“Every time I got up in the morning and looked at the [chicken] houses, I felt like I had nothing left,” recalls Lim. “Because they cut me off. And all I got left is bills.”

Year after year, he sunk thousands of dollars into maintaining the houses up to the company’s high-output standards. This capricious dynamic led to Lim ending up in $120,000 in debt by the time his contract ended in 2019.

“Every time they come check on us, it [felt] like they’re ready to let us go,” he says about the poultry company. “The last time that they came to my farm, they said I have to upgrade many things before they keep me. So I borrowed more money from the banks and it kept adding up. They just care about performance and profit.”

This is a story common to rural America. When growers sign contracts with big poultry companies, they become beholden to company whims.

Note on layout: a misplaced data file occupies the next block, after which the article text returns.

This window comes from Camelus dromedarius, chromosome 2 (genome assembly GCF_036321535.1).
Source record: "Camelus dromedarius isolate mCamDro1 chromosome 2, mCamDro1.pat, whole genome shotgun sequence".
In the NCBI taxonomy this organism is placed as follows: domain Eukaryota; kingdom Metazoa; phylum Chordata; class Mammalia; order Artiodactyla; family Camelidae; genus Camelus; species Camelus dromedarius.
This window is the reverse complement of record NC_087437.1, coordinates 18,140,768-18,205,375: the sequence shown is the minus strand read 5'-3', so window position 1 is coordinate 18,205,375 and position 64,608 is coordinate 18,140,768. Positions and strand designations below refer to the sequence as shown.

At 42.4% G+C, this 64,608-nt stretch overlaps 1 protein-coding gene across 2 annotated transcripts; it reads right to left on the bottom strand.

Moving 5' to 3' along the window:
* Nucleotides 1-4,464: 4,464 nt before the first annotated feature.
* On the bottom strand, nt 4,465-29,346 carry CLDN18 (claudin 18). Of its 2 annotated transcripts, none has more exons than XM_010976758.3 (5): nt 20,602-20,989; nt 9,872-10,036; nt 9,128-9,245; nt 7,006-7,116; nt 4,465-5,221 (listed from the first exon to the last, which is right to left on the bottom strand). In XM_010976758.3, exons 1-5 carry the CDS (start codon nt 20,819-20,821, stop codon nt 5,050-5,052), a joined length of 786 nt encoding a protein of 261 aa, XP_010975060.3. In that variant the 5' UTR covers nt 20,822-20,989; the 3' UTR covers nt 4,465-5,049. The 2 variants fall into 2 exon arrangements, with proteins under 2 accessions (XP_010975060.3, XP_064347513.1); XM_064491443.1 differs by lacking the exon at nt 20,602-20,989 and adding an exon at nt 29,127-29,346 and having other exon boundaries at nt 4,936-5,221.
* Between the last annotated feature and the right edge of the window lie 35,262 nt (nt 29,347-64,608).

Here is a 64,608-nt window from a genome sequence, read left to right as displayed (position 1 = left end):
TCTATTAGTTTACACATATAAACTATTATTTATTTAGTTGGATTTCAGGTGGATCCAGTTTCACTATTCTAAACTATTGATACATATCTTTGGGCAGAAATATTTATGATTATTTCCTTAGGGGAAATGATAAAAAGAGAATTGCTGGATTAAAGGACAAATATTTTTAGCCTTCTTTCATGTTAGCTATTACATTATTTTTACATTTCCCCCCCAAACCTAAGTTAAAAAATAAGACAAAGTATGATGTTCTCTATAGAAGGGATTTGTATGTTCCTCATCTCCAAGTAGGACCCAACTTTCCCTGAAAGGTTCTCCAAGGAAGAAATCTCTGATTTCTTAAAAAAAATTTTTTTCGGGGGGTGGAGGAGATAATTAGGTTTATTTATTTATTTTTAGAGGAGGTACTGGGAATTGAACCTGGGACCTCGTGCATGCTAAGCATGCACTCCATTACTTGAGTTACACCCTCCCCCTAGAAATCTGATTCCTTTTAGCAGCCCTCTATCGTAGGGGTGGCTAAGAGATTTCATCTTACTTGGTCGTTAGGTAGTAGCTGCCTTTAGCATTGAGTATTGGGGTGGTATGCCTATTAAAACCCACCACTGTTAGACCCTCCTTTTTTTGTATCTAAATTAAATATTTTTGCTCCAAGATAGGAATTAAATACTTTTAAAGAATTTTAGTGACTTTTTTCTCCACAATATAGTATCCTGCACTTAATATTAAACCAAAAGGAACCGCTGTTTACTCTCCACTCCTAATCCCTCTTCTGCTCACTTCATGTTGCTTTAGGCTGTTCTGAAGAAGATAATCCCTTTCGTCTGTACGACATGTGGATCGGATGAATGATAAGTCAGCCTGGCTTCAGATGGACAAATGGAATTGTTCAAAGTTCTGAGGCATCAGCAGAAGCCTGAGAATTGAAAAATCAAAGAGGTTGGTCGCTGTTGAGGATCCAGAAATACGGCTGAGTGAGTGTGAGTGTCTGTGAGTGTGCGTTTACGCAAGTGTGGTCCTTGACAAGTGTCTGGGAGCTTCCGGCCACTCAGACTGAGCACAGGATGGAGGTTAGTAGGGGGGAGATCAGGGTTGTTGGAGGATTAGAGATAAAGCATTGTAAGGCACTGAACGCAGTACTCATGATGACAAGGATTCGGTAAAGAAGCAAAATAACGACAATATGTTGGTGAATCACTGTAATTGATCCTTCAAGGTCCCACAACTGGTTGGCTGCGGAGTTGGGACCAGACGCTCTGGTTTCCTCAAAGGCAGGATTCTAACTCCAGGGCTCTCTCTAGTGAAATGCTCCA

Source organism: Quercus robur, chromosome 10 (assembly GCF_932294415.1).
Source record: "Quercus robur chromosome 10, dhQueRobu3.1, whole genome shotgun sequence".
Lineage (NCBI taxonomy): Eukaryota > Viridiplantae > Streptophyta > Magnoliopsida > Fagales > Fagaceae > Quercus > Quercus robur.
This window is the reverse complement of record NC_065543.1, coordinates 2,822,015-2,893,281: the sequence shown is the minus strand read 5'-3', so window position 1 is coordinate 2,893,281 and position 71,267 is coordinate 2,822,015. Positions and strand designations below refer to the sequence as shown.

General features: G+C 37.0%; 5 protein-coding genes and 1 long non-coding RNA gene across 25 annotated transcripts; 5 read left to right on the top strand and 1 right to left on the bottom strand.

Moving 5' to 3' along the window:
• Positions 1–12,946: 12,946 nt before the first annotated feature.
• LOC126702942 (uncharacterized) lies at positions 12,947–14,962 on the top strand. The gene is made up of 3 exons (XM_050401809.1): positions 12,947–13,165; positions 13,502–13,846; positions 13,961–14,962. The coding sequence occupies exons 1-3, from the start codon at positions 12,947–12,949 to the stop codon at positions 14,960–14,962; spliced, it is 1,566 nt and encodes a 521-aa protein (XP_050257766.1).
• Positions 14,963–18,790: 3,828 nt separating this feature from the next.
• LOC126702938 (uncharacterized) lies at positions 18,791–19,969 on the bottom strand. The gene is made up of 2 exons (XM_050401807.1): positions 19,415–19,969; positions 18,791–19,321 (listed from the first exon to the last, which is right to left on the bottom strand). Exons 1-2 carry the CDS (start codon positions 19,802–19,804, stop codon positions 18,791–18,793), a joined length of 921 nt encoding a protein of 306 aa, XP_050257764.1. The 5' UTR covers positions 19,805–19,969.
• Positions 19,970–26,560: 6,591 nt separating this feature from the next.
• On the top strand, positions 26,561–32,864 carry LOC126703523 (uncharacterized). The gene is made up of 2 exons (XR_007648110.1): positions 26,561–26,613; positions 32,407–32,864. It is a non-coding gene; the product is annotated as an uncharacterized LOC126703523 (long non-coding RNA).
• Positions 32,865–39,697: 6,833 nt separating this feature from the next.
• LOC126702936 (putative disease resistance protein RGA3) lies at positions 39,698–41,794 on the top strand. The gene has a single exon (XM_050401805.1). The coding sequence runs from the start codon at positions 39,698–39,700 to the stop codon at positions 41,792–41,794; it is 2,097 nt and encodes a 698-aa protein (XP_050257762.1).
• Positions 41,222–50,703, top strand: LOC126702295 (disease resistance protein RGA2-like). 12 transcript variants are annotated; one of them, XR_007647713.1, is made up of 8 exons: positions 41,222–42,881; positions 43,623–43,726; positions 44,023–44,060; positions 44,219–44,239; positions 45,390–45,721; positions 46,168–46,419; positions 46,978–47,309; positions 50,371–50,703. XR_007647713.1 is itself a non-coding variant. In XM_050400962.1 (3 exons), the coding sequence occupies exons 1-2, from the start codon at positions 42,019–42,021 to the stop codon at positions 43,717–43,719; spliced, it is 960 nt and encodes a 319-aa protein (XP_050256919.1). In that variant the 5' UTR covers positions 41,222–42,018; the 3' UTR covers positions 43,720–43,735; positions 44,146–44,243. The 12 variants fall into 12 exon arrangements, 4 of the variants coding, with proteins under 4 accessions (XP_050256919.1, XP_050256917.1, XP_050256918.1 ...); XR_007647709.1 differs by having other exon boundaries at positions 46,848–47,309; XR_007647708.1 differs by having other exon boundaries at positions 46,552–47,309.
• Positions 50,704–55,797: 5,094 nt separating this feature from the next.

Signage at the new demonstration hub.

Whitley met Lim during his time at RAFI. The farmer called the crisis hotline immediately after losing his contract, searching for ways to get out of the industry.

“[Factory farming] is meant to be a profitable system for large corporations,” Whitley says. “It’s designed to produce animal food products at the lowest possible price to shift costs to the farmers, to the local communities, to our environment, to taxpayers and to sacrifice animal welfare in the process.”

North Carolina is a particularly tenuous place for industrial poultry farmers. Agriculture is the state’s most lucrative industry and, within that industry, poultry sits at the top of the list.

“Big Chicken” refers to the emergence of these Concentrated Animal Feeding Operations and the environmental impact of this industrial-scale production. An investigative report in North Carolina’s News & Observer found, among other problems, that poultry was one of the least regulated types of agriculture, and that the farmers were often not personally benefiting from the corporate poultry profits.